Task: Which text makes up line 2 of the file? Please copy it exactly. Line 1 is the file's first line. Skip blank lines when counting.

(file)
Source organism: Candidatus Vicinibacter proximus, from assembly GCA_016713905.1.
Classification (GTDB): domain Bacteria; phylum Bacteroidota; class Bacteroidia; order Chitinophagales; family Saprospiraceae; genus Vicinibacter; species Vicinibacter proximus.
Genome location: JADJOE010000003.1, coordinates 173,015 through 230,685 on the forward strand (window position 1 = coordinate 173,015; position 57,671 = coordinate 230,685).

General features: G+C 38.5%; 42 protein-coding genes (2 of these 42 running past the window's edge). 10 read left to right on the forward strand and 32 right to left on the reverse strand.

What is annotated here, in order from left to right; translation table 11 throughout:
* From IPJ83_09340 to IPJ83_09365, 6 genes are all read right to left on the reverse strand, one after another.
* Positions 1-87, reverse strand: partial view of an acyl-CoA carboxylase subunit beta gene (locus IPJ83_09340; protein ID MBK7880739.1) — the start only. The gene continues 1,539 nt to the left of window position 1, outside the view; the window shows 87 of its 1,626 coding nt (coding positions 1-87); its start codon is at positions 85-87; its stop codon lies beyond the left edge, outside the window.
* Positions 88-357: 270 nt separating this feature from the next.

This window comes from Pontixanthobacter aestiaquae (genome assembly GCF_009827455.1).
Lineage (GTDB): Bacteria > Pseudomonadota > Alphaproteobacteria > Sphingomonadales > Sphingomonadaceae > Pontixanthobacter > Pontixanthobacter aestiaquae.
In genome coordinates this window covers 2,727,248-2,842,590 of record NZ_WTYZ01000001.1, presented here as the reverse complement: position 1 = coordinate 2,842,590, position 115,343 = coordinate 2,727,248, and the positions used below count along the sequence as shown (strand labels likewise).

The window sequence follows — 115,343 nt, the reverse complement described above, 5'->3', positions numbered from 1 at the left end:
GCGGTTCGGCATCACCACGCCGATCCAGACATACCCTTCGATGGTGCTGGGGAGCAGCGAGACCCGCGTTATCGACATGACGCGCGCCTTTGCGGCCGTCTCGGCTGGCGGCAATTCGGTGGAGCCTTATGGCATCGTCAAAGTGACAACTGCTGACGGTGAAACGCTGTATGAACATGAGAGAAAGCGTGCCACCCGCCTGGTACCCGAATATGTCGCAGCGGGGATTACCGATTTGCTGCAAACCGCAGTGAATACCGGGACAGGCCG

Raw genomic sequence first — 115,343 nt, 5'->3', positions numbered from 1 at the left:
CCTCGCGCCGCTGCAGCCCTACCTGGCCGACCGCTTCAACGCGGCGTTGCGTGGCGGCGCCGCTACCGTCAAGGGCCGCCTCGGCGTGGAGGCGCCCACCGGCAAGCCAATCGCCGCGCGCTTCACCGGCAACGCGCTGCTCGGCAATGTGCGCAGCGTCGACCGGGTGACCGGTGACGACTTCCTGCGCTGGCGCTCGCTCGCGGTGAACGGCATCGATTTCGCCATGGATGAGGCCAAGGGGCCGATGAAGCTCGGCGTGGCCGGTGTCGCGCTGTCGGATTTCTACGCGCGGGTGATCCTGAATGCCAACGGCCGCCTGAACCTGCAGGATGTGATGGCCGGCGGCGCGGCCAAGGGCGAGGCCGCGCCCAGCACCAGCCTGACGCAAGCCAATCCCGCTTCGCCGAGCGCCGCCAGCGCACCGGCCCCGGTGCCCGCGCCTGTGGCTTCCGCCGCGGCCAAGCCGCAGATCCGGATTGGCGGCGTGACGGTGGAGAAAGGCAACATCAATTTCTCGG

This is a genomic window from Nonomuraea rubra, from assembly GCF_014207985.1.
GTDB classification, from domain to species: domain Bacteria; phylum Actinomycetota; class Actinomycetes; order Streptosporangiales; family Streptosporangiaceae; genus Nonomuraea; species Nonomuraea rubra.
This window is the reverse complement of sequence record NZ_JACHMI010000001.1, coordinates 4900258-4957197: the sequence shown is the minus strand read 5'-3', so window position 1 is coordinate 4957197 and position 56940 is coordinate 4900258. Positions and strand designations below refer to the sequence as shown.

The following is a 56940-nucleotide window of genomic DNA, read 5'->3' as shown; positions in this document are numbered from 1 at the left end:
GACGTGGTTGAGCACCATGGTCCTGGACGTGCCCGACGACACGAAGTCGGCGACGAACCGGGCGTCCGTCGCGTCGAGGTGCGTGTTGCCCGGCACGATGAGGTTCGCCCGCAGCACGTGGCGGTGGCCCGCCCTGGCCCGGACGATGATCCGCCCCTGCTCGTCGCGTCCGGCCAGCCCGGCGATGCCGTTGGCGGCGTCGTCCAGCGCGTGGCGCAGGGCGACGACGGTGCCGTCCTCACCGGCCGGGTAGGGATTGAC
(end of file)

Classification (GTDB): domain Bacteria; phylum Bacteroidota; class Bacteroidia; order Chitinophagales; family Saprospiraceae; genus Vicinibacter; species Vicinibacter proximus.